What’s the Latest Development?
Scientists at Princeton University have created a bionic ear using a three-dimensional home printer and combined the prosthesis with electronics that can “hear” radio frequencies. “The researchers used a Fab@Home 3D printer to combine a matrix of hydrogel and calf cells with silver nanoparticles, which form an antenna. The printed bioelectronic hybrid ear construct was then cultured in vitro to enable cartilage to grow. The finished ear consists of a coiled antenna inside a cartilage structure. Two wires lead from the base of the ear and wind around a helical ‘cochlea’—the part of the ear that senses sound—which can connect to electrodes.”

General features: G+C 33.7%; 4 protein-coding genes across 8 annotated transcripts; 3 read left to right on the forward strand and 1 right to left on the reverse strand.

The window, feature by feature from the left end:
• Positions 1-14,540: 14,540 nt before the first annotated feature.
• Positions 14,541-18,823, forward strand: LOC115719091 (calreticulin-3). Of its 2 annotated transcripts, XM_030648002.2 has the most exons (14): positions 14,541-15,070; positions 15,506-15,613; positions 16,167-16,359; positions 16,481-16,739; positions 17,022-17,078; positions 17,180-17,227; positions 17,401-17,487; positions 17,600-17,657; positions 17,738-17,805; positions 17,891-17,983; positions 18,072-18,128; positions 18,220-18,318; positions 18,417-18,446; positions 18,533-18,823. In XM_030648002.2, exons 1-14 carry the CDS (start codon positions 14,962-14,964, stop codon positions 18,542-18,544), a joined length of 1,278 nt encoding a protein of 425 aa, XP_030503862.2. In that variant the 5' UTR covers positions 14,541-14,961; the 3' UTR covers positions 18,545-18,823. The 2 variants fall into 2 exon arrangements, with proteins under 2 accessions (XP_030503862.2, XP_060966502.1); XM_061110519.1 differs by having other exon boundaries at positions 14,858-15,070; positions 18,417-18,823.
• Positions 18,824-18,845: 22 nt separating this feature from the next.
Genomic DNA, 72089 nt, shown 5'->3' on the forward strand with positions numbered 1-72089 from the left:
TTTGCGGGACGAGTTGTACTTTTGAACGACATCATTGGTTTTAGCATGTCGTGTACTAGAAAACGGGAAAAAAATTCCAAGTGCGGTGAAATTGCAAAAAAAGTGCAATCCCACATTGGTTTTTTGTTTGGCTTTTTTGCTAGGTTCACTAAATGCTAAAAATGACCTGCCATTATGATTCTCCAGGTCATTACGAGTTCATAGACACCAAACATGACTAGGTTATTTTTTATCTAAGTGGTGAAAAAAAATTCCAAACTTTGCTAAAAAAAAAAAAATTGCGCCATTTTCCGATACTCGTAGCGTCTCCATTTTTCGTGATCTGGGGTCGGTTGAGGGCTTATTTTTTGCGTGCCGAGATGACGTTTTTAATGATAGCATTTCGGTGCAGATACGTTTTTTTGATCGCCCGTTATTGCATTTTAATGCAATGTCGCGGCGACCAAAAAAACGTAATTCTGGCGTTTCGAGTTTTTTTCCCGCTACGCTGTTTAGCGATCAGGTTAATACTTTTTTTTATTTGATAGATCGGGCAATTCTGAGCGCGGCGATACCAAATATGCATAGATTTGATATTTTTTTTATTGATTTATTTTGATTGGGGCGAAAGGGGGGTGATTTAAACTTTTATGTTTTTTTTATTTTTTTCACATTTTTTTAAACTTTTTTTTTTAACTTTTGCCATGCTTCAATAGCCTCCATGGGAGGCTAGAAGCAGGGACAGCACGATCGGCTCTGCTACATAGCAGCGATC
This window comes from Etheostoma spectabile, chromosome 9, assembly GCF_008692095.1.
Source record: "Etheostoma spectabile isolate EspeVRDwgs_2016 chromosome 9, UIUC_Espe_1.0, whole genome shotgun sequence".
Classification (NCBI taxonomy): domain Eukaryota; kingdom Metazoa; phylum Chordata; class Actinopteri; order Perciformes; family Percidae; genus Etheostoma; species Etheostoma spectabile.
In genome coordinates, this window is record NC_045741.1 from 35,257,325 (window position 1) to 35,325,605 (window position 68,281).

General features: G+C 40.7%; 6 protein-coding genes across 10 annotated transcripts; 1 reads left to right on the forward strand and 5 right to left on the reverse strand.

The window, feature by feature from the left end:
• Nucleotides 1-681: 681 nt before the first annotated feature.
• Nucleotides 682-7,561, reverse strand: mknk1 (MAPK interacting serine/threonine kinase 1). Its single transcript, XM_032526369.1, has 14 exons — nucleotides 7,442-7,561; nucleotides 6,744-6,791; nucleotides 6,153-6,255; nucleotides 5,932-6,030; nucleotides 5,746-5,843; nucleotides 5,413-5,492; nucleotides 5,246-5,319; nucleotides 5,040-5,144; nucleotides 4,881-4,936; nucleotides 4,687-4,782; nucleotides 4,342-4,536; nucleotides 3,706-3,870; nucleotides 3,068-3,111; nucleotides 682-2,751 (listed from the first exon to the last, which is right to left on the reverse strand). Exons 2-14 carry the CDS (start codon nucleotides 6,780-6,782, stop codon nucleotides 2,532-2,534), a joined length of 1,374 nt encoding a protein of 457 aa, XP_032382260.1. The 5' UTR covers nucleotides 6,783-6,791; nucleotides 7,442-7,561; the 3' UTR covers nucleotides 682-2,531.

What’s the Big Idea?
In the field of regenerative medicine, ear reconstruction remains one of the most difficult tasks due to the ear’s three-dimensional shape.Michael McAlpine, an assistant professor of mechanical and aerospace engineering at Princeton, and lead author of the research, said that the artificial ear could be connected to patients’ nerve endings, similar to a hearing aid. “The current system receives radio waves, but he said the research team plans to incorporate other materials, such as pressure-sensitive electronic sensors, to enable the ear to register ordinary acoustic sounds.”
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